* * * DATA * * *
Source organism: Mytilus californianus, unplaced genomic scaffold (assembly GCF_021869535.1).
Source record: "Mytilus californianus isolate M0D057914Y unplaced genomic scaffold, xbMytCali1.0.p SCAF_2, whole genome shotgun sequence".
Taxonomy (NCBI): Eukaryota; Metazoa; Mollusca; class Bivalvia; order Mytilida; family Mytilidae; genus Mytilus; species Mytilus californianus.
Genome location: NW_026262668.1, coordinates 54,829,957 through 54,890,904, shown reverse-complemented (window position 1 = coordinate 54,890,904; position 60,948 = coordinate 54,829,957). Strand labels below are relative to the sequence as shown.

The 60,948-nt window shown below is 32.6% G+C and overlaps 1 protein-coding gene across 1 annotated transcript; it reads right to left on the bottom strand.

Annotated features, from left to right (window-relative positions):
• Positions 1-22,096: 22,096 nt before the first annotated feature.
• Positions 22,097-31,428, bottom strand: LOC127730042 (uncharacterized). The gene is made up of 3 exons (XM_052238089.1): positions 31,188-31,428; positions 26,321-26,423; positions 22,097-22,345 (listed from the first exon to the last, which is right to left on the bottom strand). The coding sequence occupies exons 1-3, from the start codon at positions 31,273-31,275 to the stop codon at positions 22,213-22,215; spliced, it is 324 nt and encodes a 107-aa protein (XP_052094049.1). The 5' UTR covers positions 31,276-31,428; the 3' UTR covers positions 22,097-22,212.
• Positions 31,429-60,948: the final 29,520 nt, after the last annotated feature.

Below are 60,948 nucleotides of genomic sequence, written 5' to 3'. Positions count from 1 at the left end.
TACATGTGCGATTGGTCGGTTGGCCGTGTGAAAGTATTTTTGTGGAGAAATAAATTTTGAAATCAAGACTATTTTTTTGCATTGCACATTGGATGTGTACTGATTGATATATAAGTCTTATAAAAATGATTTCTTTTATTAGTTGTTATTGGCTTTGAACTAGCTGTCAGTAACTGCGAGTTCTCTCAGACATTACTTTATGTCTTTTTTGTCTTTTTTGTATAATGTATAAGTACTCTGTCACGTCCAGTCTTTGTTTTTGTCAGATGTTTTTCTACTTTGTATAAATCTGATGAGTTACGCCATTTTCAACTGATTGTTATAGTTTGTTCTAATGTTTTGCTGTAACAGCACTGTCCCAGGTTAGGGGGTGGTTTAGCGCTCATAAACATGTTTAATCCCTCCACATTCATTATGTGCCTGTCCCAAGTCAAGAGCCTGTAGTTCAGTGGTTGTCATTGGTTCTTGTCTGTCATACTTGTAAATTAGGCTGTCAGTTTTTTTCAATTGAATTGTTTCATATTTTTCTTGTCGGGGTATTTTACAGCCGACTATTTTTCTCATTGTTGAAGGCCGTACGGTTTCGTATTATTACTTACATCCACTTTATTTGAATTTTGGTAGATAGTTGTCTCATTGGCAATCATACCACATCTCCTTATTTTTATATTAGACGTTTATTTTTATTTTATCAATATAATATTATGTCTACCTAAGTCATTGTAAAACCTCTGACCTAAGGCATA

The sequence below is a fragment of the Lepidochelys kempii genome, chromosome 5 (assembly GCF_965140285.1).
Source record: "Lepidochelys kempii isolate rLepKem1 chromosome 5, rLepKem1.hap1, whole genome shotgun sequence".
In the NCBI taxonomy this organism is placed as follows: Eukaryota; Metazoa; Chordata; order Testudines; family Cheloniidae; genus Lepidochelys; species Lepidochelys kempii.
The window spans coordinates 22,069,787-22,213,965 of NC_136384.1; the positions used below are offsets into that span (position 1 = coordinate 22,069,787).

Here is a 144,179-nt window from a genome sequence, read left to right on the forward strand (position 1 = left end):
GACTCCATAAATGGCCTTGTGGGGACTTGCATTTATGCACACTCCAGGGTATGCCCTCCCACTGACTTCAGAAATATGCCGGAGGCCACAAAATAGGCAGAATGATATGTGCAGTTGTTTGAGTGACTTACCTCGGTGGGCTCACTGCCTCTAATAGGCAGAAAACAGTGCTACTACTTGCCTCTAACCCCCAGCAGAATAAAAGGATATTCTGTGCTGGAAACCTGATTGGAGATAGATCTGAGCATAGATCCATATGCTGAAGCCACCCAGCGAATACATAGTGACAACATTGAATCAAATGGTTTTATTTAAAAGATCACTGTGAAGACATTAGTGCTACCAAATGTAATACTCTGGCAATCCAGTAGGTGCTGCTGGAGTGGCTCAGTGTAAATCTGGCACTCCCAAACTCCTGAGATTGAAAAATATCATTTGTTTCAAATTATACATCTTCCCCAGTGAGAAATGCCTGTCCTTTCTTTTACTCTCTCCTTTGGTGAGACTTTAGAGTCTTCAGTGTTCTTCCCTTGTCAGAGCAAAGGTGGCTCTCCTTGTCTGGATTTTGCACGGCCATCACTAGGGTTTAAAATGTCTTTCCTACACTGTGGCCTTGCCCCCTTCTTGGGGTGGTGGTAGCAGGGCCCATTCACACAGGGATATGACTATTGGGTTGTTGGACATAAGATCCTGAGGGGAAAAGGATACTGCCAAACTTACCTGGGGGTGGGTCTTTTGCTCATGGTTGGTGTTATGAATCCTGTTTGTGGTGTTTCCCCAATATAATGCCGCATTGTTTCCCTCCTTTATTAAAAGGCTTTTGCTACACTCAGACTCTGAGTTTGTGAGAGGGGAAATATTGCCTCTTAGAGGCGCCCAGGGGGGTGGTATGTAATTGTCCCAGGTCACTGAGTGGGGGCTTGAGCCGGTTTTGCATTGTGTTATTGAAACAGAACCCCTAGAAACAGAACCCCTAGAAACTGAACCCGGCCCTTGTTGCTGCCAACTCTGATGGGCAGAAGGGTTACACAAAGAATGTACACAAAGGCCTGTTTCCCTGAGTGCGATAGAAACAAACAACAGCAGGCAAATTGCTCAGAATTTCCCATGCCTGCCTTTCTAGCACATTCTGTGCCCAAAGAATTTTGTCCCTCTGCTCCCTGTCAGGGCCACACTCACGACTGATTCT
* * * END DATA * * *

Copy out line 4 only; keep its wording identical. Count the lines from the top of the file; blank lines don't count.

Genome location: NW_026262668.1, coordinates 54,829,957 through 54,890,904, shown reverse-complemented (window position 1 = coordinate 54,890,904; position 60,948 = coordinate 54,829,957). Strand labels below are relative to the sequence as shown.